You are currently the president of Breakwater Books -
Can you explain your career trajectory/path?

I’d always worked for Breakwater during high school and university, but I never worked on the assumption that I wanted to devote my life to publishing. If anything, I bucked that idea because I saw firsthand how challenging it was to run a publishing company, and I also struggled with the idiosyncrasies of it being a family business. But once I was able to mentally separate the family dynamic from the business itself, I was able to focus on the elements that I really liked and was passionate about. I grew up with a deep appreciation of Newfoundland literature, and was lucky to be socialized with some of our most well-known and influential writers and artists, so having the opportunity to actively promote them and their work came naturally to me. And ultimately that’s the part of my job I love the most – showing the world that the writers of Newfoundland and Labrador are amongst the best, and ensuring that their work is included in discussions of Can Lit and literature in general. I get to be an ambassador for our province’s writers and consider myself lucky to be able to do so.

What’s your elevator pitch to encourage people to purchase locally authored and published books?

Reading a book by a local writer offers so much more to readers from the province because we can see ourselves in the publication. We know the settings they’re using and can visualize and relate to our experiences of those settings. We understand the unique lived experiences they or their characters are relaying because of our shared historical, social and cultural experiences. And buying a locally published book, like all buy local campaigns, has a direct positive impact on Newfoundlanders and Labradorians working in the province’s writing and publishing industry – the writer, the editor, the designer, the publicist, the printer, the local distributor, the bookshop owner, even the province’s libraries and schools. Studies from our industry show that book buyers and institutions (like libraries and schools) want to buy and support more local authors and locally published books, but it’s an awareness issue that’s keeping them from doing so, they get inundated with the international best-sellers and award-winners like everyone else. We’re working on that as an industry and really trying to increase the visibility of local authors and the brand recognition of local publishers.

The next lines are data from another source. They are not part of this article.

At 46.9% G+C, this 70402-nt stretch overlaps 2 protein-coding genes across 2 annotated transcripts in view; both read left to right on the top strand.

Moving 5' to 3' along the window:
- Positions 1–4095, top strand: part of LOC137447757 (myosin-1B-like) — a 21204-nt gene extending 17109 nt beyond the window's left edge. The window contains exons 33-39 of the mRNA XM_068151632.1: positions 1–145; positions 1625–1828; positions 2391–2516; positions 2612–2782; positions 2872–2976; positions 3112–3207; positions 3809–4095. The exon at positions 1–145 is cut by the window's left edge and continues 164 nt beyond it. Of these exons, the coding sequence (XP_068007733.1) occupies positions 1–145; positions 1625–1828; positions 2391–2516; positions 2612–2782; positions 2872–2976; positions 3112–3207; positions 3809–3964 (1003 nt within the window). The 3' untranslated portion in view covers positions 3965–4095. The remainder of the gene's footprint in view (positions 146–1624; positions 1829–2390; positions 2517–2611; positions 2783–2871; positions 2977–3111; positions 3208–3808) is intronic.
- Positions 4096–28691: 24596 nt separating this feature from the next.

In your opinion, what is the one thing St. John’s as a city or Newfoundland and Labrador as a province can do to make this a better place to live for all?